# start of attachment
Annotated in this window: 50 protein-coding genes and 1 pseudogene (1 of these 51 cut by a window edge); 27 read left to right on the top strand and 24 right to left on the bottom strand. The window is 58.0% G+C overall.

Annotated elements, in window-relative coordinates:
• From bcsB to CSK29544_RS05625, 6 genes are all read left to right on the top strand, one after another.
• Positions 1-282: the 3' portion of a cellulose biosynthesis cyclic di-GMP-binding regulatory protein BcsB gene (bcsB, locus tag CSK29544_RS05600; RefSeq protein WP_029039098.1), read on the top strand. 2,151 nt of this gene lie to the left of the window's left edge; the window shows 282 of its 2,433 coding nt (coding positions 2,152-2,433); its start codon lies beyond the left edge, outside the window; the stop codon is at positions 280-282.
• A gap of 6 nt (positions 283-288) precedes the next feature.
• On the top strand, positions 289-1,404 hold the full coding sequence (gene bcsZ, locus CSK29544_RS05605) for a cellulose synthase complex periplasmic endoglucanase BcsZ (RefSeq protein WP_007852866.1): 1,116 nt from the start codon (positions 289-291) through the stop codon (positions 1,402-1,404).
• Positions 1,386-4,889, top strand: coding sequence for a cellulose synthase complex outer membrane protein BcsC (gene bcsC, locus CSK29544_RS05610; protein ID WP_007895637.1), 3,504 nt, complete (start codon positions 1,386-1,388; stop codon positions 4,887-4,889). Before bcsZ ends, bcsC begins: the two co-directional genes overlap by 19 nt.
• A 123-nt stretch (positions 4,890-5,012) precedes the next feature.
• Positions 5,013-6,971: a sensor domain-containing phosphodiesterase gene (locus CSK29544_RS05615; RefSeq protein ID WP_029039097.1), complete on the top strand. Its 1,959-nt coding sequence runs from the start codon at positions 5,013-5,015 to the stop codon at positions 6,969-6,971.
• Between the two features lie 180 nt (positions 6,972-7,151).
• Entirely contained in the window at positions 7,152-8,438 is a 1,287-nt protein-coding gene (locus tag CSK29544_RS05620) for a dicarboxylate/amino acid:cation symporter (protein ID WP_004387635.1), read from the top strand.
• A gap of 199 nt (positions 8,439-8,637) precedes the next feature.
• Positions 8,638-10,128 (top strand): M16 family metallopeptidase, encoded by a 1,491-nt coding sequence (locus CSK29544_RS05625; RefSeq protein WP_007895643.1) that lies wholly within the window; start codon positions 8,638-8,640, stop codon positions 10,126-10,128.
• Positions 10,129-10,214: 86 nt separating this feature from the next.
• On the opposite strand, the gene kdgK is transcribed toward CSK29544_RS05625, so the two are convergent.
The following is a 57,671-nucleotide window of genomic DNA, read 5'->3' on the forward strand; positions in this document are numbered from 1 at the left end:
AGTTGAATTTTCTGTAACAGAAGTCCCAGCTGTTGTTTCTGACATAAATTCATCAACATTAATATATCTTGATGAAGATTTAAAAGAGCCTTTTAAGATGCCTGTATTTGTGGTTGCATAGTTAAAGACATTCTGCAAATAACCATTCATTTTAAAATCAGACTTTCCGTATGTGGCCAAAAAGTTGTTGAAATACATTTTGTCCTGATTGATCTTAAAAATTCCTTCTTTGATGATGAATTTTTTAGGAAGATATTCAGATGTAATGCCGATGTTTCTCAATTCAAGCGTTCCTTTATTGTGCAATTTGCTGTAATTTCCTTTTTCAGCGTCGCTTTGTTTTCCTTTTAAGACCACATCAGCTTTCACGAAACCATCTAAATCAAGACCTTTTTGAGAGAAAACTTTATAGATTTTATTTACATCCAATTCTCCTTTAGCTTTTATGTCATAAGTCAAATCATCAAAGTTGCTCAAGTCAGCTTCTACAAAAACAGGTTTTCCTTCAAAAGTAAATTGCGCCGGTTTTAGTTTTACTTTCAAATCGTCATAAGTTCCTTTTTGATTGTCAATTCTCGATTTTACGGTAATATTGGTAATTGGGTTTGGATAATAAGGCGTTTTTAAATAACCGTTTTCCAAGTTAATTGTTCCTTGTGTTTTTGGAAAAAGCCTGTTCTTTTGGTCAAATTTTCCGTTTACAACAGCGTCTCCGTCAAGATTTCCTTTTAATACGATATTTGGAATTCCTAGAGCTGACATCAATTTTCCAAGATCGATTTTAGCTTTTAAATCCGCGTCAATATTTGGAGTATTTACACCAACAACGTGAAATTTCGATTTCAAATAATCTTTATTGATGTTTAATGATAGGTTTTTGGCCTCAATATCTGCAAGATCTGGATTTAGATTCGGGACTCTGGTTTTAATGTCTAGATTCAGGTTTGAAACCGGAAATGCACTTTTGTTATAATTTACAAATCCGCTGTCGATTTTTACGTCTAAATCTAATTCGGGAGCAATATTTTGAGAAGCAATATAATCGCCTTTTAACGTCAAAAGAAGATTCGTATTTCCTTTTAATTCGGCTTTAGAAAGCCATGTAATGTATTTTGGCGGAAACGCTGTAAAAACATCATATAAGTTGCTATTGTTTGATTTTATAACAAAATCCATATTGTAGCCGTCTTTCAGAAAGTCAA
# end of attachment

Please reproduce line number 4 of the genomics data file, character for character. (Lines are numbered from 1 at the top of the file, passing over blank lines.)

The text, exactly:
• Positions 1-282: the 3' portion of a cellulose biosynthesis cyclic di-GMP-binding regulatory protein BcsB gene (bcsB, locus tag CSK29544_RS05600; RefSeq protein WP_029039098.1), read on the top strand. 2,151 nt of this gene lie to the left of the window's left edge; the window shows 282 of its 2,433 coding nt (coding positions 2,152-2,433); its start codon lies beyond the left edge, outside the window; the stop codon is at positions 280-282.